ABP, the €408bn pension fund for Dutch academics and civil servants, has met with beneficiaries to explain its voting on the Follow This climate change resolution at Royal Dutch Shell earlier this year.
The beneficiary group included environmental scientists and finance experts concerned about the giant fund’s abstention on the proposal, which called on the oil major to set concrete Paris-aligned emission reduction targets.
Corien Wortmann-Kool, chair of 2.9m-member fund and a former Member of the European Parliament (MEP), met 13 academics on 19 June to discuss “Shell’s climate plans and ABP’s sustainable and responsible investment policy”.
The meeting was in response to an open letter in March in Dutch daily NRC – signed by over 60 academics – which urged ABP to “openly endorse” the Follow This motion at Shell’s AGM on May 22.
Andy van den Dobblesteen, Professor of Climate Design & Sustainability at Delft University of Technology, is a leading signatory to the letter who attended the meeting.
He told RI, “there had been contact with ABP before the resolution but the fund was reluctant to talk about it. But after the letter was published they invited us to meet…we wanted to meet before Shell’s shareholder meeting but that was not possible”.
Describing the meeting as “open-minded”, van den Dobblesteen said he and his colleagues argued ABP was “going too slow” in pushing companies in a sustainable direction.
He hoped the meeting would “put more pressure on ABP to drive change at the companies they invest in” and encourage it to change its portfolio “a little to give more opportunity for companies that are more sustainable”.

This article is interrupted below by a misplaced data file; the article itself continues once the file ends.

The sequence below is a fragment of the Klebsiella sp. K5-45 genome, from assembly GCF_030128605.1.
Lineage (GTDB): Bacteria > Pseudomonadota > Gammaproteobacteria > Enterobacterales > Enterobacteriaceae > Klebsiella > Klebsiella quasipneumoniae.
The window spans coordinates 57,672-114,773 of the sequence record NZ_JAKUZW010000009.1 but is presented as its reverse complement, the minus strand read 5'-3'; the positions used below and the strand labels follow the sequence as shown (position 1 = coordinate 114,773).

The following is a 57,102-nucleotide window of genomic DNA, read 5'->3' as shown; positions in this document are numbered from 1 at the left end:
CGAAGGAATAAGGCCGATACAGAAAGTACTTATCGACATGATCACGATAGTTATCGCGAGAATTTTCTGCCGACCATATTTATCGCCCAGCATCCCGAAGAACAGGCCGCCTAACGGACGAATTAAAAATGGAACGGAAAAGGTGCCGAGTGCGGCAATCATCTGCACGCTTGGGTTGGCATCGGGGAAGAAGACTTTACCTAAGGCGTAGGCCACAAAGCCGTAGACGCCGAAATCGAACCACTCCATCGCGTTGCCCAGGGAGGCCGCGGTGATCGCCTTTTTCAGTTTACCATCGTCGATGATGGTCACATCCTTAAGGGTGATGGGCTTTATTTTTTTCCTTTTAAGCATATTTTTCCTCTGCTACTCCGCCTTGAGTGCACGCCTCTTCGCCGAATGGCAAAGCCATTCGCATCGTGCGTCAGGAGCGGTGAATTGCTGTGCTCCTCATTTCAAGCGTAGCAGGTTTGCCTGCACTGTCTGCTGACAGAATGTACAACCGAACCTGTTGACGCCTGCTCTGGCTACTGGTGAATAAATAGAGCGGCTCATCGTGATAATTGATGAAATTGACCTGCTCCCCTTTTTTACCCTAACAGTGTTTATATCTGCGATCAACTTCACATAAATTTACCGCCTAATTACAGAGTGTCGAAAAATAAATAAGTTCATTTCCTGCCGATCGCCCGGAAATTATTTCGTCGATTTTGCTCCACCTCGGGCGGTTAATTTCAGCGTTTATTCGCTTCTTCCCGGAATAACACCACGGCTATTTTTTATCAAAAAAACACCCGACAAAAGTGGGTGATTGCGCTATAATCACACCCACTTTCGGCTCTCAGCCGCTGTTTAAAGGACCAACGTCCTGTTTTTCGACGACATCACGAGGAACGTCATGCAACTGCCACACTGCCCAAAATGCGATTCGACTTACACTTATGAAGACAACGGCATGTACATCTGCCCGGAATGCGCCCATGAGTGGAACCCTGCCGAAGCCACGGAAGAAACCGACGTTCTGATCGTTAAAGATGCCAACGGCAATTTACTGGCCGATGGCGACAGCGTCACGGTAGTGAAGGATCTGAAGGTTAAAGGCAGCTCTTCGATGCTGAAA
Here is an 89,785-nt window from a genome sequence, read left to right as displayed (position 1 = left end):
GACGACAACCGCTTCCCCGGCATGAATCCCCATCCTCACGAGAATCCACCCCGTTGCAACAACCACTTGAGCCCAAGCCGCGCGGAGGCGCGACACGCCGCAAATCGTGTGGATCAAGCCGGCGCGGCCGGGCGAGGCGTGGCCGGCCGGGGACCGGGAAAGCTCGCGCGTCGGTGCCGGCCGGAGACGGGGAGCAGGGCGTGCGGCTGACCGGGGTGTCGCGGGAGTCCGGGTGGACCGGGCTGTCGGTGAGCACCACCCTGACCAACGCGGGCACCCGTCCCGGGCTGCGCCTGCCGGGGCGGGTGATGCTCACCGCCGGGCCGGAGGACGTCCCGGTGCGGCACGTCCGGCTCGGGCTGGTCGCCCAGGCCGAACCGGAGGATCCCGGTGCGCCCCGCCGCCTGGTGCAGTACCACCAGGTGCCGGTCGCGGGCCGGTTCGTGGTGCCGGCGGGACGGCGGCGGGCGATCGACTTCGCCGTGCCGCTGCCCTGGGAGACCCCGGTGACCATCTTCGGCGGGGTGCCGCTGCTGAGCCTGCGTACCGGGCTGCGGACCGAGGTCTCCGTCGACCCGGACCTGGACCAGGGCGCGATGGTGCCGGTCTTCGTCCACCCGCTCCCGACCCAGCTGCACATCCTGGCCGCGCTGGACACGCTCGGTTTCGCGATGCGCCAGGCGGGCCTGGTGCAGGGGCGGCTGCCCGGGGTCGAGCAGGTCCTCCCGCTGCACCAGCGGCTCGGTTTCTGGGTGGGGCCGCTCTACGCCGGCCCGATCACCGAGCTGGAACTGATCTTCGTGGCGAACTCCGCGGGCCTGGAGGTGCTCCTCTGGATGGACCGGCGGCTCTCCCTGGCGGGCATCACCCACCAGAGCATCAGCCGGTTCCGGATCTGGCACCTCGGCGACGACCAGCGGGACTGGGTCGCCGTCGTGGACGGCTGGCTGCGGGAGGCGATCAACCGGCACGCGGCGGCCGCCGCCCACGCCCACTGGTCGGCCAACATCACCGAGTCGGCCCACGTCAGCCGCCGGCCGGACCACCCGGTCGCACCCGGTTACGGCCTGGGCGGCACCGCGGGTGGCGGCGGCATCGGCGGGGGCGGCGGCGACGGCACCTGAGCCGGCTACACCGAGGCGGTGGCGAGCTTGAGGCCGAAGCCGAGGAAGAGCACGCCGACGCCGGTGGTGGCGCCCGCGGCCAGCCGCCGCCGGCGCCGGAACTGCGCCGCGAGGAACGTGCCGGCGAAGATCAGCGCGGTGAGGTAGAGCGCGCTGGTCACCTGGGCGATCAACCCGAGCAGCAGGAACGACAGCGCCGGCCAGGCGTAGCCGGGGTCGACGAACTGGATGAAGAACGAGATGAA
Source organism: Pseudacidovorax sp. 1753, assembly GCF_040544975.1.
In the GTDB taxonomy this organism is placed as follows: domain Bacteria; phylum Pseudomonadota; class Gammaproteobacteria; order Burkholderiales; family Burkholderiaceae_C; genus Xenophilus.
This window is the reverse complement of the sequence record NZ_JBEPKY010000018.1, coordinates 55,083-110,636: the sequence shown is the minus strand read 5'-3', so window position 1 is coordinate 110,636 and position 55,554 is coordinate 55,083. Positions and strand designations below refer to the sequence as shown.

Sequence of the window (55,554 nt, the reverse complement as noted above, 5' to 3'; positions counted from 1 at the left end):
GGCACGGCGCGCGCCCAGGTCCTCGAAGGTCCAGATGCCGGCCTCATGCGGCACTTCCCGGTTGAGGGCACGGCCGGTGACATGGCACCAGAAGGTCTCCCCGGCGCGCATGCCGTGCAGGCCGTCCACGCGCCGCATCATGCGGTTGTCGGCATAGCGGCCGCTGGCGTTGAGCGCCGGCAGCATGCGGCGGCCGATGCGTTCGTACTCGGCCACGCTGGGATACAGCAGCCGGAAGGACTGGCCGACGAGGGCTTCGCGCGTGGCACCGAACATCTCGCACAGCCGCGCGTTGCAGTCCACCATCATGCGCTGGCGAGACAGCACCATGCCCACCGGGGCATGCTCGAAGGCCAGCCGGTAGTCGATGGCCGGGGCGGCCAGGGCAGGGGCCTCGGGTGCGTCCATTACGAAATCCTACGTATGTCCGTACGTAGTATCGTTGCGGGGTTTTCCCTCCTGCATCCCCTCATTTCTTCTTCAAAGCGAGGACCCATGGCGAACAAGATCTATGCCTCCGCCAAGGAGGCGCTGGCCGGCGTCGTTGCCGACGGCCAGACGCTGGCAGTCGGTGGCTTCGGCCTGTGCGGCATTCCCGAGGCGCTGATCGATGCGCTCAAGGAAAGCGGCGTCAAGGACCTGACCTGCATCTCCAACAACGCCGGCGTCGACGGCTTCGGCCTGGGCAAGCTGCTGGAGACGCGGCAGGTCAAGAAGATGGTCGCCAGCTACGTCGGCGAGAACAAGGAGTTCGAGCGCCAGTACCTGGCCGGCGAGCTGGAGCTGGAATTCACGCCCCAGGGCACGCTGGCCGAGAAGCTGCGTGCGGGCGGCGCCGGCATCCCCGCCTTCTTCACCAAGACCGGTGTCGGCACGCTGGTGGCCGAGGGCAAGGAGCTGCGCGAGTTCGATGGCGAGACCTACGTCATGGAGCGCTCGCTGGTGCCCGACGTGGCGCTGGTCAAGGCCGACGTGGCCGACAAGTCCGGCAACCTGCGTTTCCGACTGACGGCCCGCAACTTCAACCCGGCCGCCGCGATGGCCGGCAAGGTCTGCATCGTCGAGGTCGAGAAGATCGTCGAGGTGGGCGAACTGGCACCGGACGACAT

The academics proposed the creation of a green option for beneficiaries but this was rejected by ABP, van den Dobblesteen said, adding it preferred to make its main fund more sustainable rather than create different options.At Shell’s AGM, a spokesperson for APG, the Dutch manager of ABP’s assets and responsible for the fund’s voting, said that it refused to support the resolution because the setting of “quantitative 2050 targets now…opens the risk of pushing one company only to make investments regardless of ability and regardless of market- and policy circumstances”.
The Follow This resolution, which was co-filed with UK campaign group ShareAction, received 5.5% backing (down from a similar resolution which got 6% the year before).
In November 2017, Shell outlined its ambition to halve the carbon footprint of its energy products by 2050, following the 2017 iteration of the Follow This resolution. The move was widely applauded at the time.
But scepticism about Shell’s commitments came up at the meeting, according to van den Dobblesteen, who said: “There was no promise whatsoever, no action that Shell would take itself apart from trying to convince governments that they should act… I tried to convince ABP that this is this actually the case, that Shell has actually come up with a defence of their future direction based on promises that have to be arranged by others.”
A spokesperson for ABP told RI that “dialogue with our participants and civil society organisations on how we invest is a key part of our investment policy”.
ABP added that in 2017, through APG, it voted in favour of 35 climate resolutions out of potential 43. The only resolution it voted against that year was that year’s Follow This resolution.
ABP also said that further collaboration with the academics is possible but that nothing has been put in place yet.
Seeking beneficiaries’ views on investment decisions is a hot topic right now. It figured in both the EU’s Action Plan on sustainable finance and was also a recommendation of the UK Government’s Environmental Audit Committee.